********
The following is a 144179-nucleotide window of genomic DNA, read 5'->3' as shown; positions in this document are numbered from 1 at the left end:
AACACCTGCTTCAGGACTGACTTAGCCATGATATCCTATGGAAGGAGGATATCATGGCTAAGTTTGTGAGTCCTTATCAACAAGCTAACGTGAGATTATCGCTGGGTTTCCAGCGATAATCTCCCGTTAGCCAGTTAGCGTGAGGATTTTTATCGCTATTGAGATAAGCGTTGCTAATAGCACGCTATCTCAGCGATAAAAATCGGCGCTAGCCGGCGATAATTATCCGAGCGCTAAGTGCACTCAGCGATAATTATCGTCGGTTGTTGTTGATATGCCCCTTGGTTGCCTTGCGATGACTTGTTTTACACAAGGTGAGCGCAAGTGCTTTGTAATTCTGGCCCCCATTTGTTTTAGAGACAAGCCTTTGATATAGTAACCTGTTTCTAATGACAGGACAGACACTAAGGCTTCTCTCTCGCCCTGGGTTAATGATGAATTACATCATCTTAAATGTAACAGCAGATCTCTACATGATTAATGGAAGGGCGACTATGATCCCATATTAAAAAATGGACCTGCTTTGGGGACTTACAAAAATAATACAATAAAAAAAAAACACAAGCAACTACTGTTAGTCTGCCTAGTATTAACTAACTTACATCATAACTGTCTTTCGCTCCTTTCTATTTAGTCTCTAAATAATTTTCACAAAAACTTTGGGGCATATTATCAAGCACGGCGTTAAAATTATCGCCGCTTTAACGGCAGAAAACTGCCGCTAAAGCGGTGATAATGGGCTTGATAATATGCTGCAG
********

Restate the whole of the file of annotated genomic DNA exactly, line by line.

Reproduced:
The following is a 144179-nucleotide window of genomic DNA, read 5'->3' as shown; positions in this document are numbered from 1 at the left end:
AACACCTGCTTCAGGACTGACTTAGCCATGATATCCTATGGAAGGAGGATATCATGGCTAAGTTTGTGAGTCCTTATCAACAAGCTAACGTGAGATTATCGCTGGGTTTCCAGCGATAATCTCCCGTTAGCCAGTTAGCGTGAGGATTTTTATCGCTATTGAGATAAGCGTTGCTAATAGCACGCTATCTCAGCGATAAAAATCGGCGCTAGCCGGCGATAATTATCCGAGCGCTAAGTGCACTCAGCGATAATTATCGTCGGTTGTTGTTGATATGCCCCTTGGTTGCCTTGCGATGACTTGTTTTACACAAGGTGAGCGCAAGTGCTTTGTAATTCTGGCCCCCATTTGTTTTAGAGACAAGCCTTTGATATAGTAACCTGTTTCTAATGACAGGACAGACACTAAGGCTTCTCTCTCGCCCTGGGTTAATGATGAATTACATCATCTTAAATGTAACAGCAGATCTCTACATGATTAATGGAAGGGCGACTATGATCCCATATTAAAAAATGGACCTGCTTTGGGGACTTACAAAAATAATACAATAAAAAAAAAACACAAGCAACTACTGTTAGTCTGCCTAGTATTAACTAACTTACATCATAACTGTCTTTCGCTCCTTTCTATTTAGTCTCTAAATAATTTTCACAAAAACTTTGGGGCATATTATCAAGCACGGCGTTAAAATTATCGCCGCTTTAACGGCAGAAAACTGCCGCTAAAGCGGTGATAATGGGCTTGATAATATGCTGCAG